The key to understanding this latent prosperity fault line is the relationship between rates of employment and voting behaviour. The Conservatives won only 3 seats out of 67 (4%) where employment (full-time and part-time taken together) is under 55%. By contrast they won 101 out of the 112 seats (90%) where the employment rate is over two thirds. Of the remaining 11 “high” employment seats not won by the Tories, 4 of them are in Scotland; where decades of Conservative decline and a nationalist earthquake precluded any gains.

The 2011 Census gave the median employment rate (full time and part time taken together) as 62.2%. In 2015 the Conservatives won only one in five seats (and a net gain of 6) in that half of the country below this median level and four out of five seats (and a net gain of 18) where the level was above it. More than two thirds of the 27 gains the Tories made from the Liberal Democrats were in these higher employment areas.

Cons vote vs employment

Three key questions

If you took any constituency in mainland Britain and asked the following questions:

    • Is the employment rate above average?

    • Are there an above average percentage of senior managers in the constituency?

    • Is the percentage of voters who live in rented, social accommodation below average?

You would be able to guess the political complexion of the seat after the 2015 General Election on more than four out of five occasions.  The Tories won 85% (282) of the 331 seats where the answer to least two of these questions was “yes” and lost 83% (251) of the 301 seats where that was not the case.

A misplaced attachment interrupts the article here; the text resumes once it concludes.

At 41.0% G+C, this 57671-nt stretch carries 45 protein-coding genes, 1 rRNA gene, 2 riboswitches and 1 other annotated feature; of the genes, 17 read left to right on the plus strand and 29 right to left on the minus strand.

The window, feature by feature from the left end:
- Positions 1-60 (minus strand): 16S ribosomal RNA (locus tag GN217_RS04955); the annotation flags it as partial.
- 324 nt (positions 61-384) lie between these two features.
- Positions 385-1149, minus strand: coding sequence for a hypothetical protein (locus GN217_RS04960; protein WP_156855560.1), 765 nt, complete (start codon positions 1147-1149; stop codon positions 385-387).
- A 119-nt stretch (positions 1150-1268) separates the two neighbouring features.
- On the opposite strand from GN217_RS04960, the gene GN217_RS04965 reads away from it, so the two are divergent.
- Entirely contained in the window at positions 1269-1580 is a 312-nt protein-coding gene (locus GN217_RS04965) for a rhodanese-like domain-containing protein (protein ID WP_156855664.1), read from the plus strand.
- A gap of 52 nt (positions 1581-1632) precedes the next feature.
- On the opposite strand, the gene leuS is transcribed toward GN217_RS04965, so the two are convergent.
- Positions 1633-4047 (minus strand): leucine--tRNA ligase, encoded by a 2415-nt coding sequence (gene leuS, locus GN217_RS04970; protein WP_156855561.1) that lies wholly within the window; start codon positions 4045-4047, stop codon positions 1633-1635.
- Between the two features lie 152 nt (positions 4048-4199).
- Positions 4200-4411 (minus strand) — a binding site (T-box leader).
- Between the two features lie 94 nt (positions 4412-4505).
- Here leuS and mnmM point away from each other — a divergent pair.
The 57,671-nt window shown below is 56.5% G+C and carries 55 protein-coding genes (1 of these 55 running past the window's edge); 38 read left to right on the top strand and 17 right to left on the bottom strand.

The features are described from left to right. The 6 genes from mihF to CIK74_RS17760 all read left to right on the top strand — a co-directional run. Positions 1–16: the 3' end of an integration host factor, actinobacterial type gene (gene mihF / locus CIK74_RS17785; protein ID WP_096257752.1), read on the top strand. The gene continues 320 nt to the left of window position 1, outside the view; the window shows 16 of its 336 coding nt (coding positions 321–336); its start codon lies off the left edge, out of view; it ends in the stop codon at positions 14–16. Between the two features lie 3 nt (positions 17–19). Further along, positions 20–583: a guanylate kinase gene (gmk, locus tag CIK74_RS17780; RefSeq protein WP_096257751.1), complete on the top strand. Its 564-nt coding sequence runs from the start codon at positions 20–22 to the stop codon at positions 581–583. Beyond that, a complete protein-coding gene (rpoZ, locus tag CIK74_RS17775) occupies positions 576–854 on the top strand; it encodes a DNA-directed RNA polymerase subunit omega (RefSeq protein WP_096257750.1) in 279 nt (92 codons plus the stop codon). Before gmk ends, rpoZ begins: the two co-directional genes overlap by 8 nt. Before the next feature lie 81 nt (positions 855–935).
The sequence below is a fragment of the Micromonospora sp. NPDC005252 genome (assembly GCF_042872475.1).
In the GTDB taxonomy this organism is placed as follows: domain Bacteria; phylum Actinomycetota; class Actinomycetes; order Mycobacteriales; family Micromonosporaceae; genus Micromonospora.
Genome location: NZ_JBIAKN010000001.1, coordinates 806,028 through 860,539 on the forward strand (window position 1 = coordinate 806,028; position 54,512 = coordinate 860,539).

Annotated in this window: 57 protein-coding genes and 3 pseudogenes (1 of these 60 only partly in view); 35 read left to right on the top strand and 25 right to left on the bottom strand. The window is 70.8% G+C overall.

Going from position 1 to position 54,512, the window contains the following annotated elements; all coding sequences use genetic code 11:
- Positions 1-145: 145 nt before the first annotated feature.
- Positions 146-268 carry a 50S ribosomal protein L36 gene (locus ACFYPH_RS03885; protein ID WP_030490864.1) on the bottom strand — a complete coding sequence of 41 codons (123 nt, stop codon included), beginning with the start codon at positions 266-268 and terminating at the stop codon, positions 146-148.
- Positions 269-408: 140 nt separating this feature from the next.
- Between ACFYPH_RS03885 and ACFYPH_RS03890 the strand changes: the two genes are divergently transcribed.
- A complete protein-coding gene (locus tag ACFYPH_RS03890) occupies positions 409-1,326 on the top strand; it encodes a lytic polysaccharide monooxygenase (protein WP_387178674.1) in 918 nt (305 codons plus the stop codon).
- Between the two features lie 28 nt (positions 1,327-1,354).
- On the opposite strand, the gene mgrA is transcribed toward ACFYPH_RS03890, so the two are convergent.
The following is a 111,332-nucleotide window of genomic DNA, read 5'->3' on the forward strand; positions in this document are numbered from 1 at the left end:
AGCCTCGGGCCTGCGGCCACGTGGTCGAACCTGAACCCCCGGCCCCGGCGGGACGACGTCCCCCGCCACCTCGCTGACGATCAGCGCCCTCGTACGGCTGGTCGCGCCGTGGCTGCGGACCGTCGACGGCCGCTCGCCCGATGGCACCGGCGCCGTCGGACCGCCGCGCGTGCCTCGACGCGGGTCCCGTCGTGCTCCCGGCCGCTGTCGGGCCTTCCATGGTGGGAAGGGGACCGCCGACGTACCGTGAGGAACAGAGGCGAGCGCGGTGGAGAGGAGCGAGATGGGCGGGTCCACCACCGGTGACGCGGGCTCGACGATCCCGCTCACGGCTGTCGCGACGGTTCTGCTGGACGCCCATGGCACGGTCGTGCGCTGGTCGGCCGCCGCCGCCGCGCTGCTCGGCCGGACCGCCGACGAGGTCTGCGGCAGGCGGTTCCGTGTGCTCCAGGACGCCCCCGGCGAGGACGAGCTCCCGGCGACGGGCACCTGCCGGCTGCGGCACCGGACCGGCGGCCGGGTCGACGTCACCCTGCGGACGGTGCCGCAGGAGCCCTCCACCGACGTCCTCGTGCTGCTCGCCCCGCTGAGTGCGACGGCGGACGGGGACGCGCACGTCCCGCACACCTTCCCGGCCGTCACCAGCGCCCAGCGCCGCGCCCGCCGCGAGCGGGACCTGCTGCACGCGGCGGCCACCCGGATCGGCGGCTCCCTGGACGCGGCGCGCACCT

The maps below show the 282 Tory seats (light blue) and 251 non-Tory seats (light red) correctly identified. Of the 49 Tory seats not picked up by this simple algorithm (dark red), 32 of them (two thirds) are in the outer London and the South East. Of the 50 non-Tory seats incorrectly identified as Conservative (dark blue), 37 (three quarters) are in central London, Scotland or the North West.

Constituency map 1

Conservative issues in Scotland, London and the North West 

The 50 seats which passed the 3 question test but failed to stay or to turn Tory can broadly be divided into three groups:  a clutch of rural Scottish seats that have long since turned Liberal Democrat before then turning SNP; a cohort of urban seats in London, some of which were lost to Labour in the recent election; and seats primarily in the North West where the Labour vote remains sticky even when demographic indicators on wealth, health and rates of home ownership would  in other parts of the country turn them Tory. Some of these seats, particularly in the North West are marginal, and they correspond closely – perhaps fortuitously – with those areas set to benefit most from the multi-billion pound investment in HS2 and George Osborne’s Northern Powerhouse plan.

Constituency map 2

Constituency map 3

Labour issues in outer London and the South East

Three patterns emerge from observing those 49 seats which failed the three question test but which Labour also failed to hold or gain as a result: they are located disproportionately in outer London and the South East; a majority of these seats are located on the coast; and the extent of Labour’s decline in these places since its landslide victory in 1997 is dramatic. Between 1997 and 2015 the average swing from Labour to the Conservatives in these seats was 14% against 9.5% nationally. These 49 seats also highlight the extent to which UKIP is a problem for Labour beyond the Northern heartlands; in 35 of them (71%) UKIP scored a higher share of the vote than the 12.9% it won nationally. Labour will have to address this if it is to gain seats that are currently Conservative, even though their demographics and failure to benefit fully from a broad-based recovery suggest that they shouldn’t be.

David Racadio

David is responsible for Populus's industry studies, which help clients in a range of sectors, including banking, insurance, food manufacturing, pharmaceuticals and retail, to benchmark their corporate reputations and understand the attitudes of key stakeholders that impact on their industry.